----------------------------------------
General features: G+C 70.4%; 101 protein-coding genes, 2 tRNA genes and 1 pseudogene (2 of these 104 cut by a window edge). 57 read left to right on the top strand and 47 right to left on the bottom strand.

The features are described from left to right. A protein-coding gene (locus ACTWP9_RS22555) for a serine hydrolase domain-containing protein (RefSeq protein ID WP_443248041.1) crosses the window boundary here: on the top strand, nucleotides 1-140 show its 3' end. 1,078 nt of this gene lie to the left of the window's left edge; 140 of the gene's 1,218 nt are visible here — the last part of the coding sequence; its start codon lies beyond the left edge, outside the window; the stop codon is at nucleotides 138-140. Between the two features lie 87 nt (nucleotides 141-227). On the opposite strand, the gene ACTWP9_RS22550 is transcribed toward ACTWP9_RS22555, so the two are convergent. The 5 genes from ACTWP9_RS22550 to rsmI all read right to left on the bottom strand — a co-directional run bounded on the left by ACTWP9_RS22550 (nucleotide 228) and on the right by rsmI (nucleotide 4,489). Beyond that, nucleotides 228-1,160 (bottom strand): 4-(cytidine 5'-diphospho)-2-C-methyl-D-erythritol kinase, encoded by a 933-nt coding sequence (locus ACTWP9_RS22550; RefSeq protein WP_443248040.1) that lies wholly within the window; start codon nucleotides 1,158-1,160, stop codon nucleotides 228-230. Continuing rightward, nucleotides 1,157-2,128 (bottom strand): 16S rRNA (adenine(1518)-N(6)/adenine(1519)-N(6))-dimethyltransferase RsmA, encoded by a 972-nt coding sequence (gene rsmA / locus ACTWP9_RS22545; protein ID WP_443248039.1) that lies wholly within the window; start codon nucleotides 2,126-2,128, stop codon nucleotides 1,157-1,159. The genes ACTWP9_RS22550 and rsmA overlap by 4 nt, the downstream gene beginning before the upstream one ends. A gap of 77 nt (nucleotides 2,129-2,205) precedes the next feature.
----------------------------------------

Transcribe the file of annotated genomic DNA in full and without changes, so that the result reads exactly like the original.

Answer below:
General features: G+C 70.4%; 101 protein-coding genes, 2 tRNA genes and 1 pseudogene (2 of these 104 cut by a window edge). 57 read left to right on the top strand and 47 right to left on the bottom strand.

The features are described from left to right. A protein-coding gene (locus ACTWP9_RS22555) for a serine hydrolase domain-containing protein (RefSeq protein ID WP_443248041.1) crosses the window boundary here: on the top strand, nucleotides 1-140 show its 3' end. 1,078 nt of this gene lie to the left of the window's left edge; 140 of the gene's 1,218 nt are visible here — the last part of the coding sequence; its start codon lies beyond the left edge, outside the window; the stop codon is at nucleotides 138-140. Between the two features lie 87 nt (nucleotides 141-227). On the opposite strand, the gene ACTWP9_RS22550 is transcribed toward ACTWP9_RS22555, so the two are convergent. The 5 genes from ACTWP9_RS22550 to rsmI all read right to left on the bottom strand — a co-directional run bounded on the left by ACTWP9_RS22550 (nucleotide 228) and on the right by rsmI (nucleotide 4,489). Beyond that, nucleotides 228-1,160 (bottom strand): 4-(cytidine 5'-diphospho)-2-C-methyl-D-erythritol kinase, encoded by a 933-nt coding sequence (locus ACTWP9_RS22550; RefSeq protein WP_443248040.1) that lies wholly within the window; start codon nucleotides 1,158-1,160, stop codon nucleotides 228-230. Continuing rightward, nucleotides 1,157-2,128 (bottom strand): 16S rRNA (adenine(1518)-N(6)/adenine(1519)-N(6))-dimethyltransferase RsmA, encoded by a 972-nt coding sequence (gene rsmA / locus ACTWP9_RS22545; protein ID WP_443248039.1) that lies wholly within the window; start codon nucleotides 2,126-2,128, stop codon nucleotides 1,157-1,159. The genes ACTWP9_RS22550 and rsmA overlap by 4 nt, the downstream gene beginning before the upstream one ends. A gap of 77 nt (nucleotides 2,129-2,205) precedes the next feature.